Paleoclimatology uses various climate “proxies” from the Earth to provide scientists with a means to reconstruct and help determine climatic conditions prior to the modern day taking of instrumental records. Proxies can be ice cores, pollen, marine sediments, and other physical, biological, or chemical materials. Datasets from these reconstructions tell us much more about how our climate has changed over time.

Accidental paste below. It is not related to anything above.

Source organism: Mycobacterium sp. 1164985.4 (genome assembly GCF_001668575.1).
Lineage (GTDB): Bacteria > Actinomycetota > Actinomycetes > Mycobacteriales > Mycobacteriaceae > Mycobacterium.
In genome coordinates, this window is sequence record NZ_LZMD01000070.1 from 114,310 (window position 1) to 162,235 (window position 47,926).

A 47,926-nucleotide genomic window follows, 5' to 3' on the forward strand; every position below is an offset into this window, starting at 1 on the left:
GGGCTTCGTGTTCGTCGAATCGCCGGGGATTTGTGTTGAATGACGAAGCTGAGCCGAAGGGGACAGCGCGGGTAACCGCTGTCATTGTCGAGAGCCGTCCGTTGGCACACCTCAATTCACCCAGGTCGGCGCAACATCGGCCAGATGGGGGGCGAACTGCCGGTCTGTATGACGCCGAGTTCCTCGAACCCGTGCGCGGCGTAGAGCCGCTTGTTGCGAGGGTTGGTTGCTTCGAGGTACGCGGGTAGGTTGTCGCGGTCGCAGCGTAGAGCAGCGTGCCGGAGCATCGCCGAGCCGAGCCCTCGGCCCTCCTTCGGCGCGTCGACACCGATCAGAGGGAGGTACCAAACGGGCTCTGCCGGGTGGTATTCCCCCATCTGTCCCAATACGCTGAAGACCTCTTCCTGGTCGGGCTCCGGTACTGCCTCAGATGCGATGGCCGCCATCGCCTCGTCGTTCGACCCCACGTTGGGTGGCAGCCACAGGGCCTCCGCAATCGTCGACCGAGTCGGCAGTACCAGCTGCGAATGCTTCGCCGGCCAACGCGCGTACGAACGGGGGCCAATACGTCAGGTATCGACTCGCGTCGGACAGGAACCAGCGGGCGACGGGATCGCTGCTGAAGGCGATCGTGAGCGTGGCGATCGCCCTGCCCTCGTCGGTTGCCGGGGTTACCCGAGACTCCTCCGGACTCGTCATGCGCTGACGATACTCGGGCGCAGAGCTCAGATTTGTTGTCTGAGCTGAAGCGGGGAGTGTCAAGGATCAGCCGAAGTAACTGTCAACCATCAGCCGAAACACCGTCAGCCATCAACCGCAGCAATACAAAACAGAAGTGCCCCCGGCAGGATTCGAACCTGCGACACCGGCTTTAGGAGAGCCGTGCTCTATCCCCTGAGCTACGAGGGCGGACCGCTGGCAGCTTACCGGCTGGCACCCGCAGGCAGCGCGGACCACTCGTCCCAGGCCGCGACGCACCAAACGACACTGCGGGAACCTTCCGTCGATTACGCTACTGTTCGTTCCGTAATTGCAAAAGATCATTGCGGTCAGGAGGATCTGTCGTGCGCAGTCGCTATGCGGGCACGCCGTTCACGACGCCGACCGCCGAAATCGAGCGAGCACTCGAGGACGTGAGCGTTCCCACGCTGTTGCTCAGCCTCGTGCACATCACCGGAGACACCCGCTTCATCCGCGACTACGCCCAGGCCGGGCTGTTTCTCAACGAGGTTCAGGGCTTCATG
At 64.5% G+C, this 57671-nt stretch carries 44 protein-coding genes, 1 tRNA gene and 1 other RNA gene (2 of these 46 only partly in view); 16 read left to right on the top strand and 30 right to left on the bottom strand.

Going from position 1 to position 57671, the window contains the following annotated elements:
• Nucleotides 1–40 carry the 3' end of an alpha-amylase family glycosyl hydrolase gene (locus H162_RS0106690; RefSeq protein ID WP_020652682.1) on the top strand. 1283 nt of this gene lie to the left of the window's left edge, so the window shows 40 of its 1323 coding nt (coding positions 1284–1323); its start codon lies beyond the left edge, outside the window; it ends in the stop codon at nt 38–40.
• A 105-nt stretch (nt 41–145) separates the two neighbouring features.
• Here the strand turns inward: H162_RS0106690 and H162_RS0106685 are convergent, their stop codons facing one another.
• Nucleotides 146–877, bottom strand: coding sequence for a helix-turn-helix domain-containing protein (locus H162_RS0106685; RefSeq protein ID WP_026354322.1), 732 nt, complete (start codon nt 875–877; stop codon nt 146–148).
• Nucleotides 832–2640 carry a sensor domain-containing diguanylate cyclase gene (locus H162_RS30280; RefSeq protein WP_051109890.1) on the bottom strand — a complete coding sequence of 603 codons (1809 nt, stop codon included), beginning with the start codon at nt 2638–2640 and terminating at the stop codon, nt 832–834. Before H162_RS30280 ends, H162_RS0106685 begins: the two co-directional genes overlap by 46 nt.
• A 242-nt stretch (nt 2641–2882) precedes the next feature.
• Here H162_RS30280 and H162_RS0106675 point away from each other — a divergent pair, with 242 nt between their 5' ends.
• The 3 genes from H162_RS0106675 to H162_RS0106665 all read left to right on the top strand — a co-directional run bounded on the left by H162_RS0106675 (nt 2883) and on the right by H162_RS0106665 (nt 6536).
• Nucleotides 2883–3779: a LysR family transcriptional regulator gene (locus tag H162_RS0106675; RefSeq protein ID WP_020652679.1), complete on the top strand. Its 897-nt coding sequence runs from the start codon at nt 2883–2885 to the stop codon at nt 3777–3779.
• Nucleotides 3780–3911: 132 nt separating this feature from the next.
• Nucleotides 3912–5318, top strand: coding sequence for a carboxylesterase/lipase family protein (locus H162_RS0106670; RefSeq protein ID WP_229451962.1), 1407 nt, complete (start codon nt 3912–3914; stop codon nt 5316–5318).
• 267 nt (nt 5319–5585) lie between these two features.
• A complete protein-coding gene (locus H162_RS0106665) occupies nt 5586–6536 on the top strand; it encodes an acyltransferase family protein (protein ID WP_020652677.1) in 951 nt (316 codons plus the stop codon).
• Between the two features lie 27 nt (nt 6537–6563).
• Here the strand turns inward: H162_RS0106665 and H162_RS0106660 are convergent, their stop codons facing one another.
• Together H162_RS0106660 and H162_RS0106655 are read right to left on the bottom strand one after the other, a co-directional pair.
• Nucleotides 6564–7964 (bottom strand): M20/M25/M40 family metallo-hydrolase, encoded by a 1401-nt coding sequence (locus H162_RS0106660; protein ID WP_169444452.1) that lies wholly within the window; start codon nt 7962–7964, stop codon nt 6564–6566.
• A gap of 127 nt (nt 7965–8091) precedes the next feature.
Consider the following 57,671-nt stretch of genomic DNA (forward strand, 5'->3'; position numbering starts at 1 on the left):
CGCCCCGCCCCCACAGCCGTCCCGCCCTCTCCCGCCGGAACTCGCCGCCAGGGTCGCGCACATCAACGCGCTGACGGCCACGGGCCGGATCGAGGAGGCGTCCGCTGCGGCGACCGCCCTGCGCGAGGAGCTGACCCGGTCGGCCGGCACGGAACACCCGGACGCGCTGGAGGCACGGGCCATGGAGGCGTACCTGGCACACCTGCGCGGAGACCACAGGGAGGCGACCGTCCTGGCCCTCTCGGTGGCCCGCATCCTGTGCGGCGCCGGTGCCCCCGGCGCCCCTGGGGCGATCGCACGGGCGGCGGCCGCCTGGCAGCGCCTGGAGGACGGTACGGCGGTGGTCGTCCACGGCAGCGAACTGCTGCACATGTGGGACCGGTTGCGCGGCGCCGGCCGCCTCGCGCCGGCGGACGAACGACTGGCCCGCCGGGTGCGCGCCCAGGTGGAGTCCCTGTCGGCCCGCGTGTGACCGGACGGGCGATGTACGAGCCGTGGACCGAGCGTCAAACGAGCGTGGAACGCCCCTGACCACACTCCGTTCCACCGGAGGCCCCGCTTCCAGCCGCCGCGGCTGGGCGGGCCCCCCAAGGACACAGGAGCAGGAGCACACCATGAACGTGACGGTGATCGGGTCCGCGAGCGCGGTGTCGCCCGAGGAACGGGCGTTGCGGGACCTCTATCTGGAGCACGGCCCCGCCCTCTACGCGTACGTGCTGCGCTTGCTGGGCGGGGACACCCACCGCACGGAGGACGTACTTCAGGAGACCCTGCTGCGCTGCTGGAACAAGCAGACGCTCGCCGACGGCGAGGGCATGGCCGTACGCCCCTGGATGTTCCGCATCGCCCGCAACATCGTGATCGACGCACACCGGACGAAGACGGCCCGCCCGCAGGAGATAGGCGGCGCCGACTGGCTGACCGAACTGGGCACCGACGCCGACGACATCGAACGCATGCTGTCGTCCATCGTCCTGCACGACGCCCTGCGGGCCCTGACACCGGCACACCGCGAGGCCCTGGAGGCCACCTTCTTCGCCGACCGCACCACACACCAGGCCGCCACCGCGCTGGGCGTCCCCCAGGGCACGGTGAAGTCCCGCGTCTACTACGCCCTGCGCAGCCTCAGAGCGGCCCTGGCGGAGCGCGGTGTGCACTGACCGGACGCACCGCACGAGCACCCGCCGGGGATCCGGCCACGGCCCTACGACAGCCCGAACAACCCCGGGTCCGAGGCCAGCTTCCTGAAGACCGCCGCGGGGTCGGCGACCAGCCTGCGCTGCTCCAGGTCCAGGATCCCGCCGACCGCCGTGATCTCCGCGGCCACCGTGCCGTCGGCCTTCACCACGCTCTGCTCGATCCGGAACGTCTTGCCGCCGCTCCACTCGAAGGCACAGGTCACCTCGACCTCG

In many cases, measuring the magnetic properties of proxy samples aids in this analysis, and VSMs are often used for this purpose. Specifically, scientists use them to characterize the magnetic compositions and grain size distribution of samples while typically employing the first order reversal curve (FORC) measurement for a deeper understanding of magnetic behavior. Such was the case in this recently published paper, which details the work of Earth scientists from Australia and the U.K. studying lake sediments from Darwin Crater in Tasmania. For their multi-proxy analysis, various measurements were performed using magnetometry equipment at the Australian Archaeomagnetism Laboratory, but to obtain magnetic domain state and FORC analysis data for their paleomagnetic samples, they turned to Lake Shore. We subsequently ran measurements on three samples in our 8600 Series VSM, with FORC datasets then processed in FORCinel 3.0 using VARIFORC smoothing, the results of which are presented on page 9 of the paper.